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Crowdfunding :: Bashing Down Barriers to Entry

Crowdfunding :: Bashing Down Barriers to Entry

by , March 5, 2014

Gone are the days when only established carry brands could create and offer their creations to a mass market. Thanks to the rise of crowdfunding websites, now everyone has a chance to make their carry creation dreams a reality. Now, there’s no denying that not every crowdfunded carry project is going to be a winner but for people who are passionate about their dream and willing to put the effort in to create carry that others will want to get behind, crowdfunding can open doors that previously would have been almost impossible to heave open even a crack, let alone enough to get a foot in.

Crowdfunding is also a platform for change. Many projects on these sites stem from people not finding products that suit their needs and deciding if it doesn’t exist, they’ll make it exist. One such example is Matador, a brand that designed military-inspired business carry which is durable without costing wince-worthy sums.

Crowdfunding :: Bashing Down Barriers to Entry

Of course, it’s not just people starting out in the industry who turn to crowdfunding sites. Some established brands utilize these resources very effectively as a helping hand towards offering great product for their customers. Take Boreas as a case in point, who successfully funded their Bootlegger series through Kickstarter – well more than successfully, as they smashed their target goal of $10,000 by more than 14 times that amount.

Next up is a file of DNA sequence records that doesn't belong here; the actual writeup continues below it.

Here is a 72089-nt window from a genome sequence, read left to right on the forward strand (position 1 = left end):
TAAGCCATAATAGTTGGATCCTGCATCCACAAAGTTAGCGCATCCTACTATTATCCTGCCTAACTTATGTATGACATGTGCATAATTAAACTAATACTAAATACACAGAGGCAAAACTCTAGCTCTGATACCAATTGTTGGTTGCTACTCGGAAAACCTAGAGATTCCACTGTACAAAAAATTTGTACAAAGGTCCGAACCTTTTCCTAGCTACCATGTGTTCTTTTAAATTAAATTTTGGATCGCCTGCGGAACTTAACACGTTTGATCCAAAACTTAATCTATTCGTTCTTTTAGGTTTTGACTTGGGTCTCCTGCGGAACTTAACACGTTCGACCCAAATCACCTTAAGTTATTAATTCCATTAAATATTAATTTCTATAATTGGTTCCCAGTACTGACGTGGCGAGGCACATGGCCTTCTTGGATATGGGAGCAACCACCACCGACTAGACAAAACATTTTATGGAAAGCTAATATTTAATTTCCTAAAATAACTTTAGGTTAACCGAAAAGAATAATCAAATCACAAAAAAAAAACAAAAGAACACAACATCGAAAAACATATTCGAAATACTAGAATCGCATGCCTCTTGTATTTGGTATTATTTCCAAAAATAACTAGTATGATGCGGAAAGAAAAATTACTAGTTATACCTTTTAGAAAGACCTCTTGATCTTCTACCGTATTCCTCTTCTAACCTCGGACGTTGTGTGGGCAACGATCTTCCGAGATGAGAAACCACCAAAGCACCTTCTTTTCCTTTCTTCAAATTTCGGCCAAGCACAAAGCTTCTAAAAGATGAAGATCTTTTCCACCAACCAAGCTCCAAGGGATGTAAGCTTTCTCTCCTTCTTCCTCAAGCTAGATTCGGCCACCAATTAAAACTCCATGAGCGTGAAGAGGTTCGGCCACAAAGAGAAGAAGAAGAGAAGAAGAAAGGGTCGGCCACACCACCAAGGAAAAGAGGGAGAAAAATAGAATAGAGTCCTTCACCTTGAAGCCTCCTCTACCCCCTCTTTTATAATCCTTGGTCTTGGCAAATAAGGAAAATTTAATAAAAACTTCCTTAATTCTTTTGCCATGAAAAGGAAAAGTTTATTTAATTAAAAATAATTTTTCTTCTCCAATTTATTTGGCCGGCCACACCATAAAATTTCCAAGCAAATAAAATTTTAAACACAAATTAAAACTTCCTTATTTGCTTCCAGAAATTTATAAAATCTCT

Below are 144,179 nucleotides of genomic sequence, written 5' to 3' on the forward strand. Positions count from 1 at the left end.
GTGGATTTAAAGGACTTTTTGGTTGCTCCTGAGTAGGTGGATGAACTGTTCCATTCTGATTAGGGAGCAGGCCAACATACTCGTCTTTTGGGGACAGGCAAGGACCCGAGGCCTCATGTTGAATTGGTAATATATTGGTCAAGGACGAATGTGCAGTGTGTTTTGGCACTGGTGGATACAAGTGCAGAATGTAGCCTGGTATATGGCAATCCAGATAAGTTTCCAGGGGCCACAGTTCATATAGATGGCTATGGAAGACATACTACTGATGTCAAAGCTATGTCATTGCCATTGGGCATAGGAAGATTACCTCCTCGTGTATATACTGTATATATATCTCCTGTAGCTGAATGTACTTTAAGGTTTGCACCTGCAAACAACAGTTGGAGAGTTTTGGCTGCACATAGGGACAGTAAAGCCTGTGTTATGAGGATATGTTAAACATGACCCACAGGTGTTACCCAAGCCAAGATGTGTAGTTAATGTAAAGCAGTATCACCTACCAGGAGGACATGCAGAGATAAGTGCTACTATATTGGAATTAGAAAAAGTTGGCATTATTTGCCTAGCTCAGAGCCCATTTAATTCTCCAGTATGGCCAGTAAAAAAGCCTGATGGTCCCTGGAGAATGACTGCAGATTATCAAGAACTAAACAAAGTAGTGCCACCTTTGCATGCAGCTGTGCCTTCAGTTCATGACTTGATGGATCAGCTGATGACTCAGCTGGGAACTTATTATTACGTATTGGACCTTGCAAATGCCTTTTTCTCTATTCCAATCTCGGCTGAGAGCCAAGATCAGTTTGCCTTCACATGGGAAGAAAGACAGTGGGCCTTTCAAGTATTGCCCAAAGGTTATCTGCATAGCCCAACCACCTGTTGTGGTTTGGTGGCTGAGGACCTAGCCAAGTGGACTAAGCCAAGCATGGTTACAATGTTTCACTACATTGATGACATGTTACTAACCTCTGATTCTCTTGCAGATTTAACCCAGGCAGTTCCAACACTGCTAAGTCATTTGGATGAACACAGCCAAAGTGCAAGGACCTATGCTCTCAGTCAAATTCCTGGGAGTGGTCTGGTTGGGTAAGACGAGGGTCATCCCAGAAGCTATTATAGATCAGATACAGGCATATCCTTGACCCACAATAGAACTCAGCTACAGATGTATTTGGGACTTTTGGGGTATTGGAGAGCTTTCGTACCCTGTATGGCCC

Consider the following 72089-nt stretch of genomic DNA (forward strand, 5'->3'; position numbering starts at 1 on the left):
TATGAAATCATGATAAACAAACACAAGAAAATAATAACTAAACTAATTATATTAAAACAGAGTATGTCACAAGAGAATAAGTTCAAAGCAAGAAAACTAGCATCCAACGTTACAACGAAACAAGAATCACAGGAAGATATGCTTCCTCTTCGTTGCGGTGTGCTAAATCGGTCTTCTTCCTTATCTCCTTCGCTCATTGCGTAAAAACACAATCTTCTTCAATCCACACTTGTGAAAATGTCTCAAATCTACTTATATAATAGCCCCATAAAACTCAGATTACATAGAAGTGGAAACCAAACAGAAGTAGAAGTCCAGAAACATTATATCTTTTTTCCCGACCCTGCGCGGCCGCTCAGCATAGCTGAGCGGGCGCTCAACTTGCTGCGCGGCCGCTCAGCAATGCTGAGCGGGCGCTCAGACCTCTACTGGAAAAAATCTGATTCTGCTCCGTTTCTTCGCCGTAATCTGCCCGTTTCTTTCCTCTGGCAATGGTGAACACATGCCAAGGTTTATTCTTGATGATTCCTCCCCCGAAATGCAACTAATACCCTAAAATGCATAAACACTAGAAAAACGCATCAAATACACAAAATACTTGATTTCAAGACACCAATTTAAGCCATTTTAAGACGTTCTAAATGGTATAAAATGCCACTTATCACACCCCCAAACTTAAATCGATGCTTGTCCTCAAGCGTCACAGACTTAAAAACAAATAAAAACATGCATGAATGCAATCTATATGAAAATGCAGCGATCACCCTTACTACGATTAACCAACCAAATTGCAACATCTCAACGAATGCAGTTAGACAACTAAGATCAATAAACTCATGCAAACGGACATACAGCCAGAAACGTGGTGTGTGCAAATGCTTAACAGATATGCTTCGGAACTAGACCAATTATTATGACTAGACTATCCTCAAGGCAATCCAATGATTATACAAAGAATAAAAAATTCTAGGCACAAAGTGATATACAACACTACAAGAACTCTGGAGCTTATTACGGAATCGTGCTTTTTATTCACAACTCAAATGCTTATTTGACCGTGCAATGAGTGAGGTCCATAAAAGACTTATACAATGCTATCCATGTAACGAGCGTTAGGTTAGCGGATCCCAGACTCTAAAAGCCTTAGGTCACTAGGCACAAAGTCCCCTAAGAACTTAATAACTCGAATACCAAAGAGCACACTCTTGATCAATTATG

Crowdfunding :: Bashing Down Barriers to Entry

It’s possible to argue that crowdfunded carry projects can give existing brands a subtle (or perhaps not so subtle as such sites increase in popularity) nudge to up their game and produce inspiring carry instead of the same old things that a multitude of other brands are churning out. On the other hand, you could argue that some of those same old things are evident across the crowdfunding sites.

Plus there are other drawbacks too, such as some project owners being completely unprepared and overwhelmed by the level of backing they receive and subsequently struggling to fulfil the demand created by their backers. Another key drawback is that project owners are essentially asking their backers to take a leap of faith – there’s no chance to see and handle the reward items in person before you buy them and it’s often months before backers receive the items they paid for if the project is successfully funded.

However, one thing is clear…plenty of new players are staking their claim in the carry industry thanks to crowdfunding and if carry enthusiasts are willing to spend time sifting through the grit to find the gems, it can be a win-win for brands and customers alike.


What are your thoughts on crowdfunding carry projects? Do you dig them? Are there too many projects trying to make a quick buck without coming up with exciting and inspiring carry? Does a carry project have to offer something game-changing in order to be “worthy” of funding or does it not matter as long as people are willing to pay for the product? 


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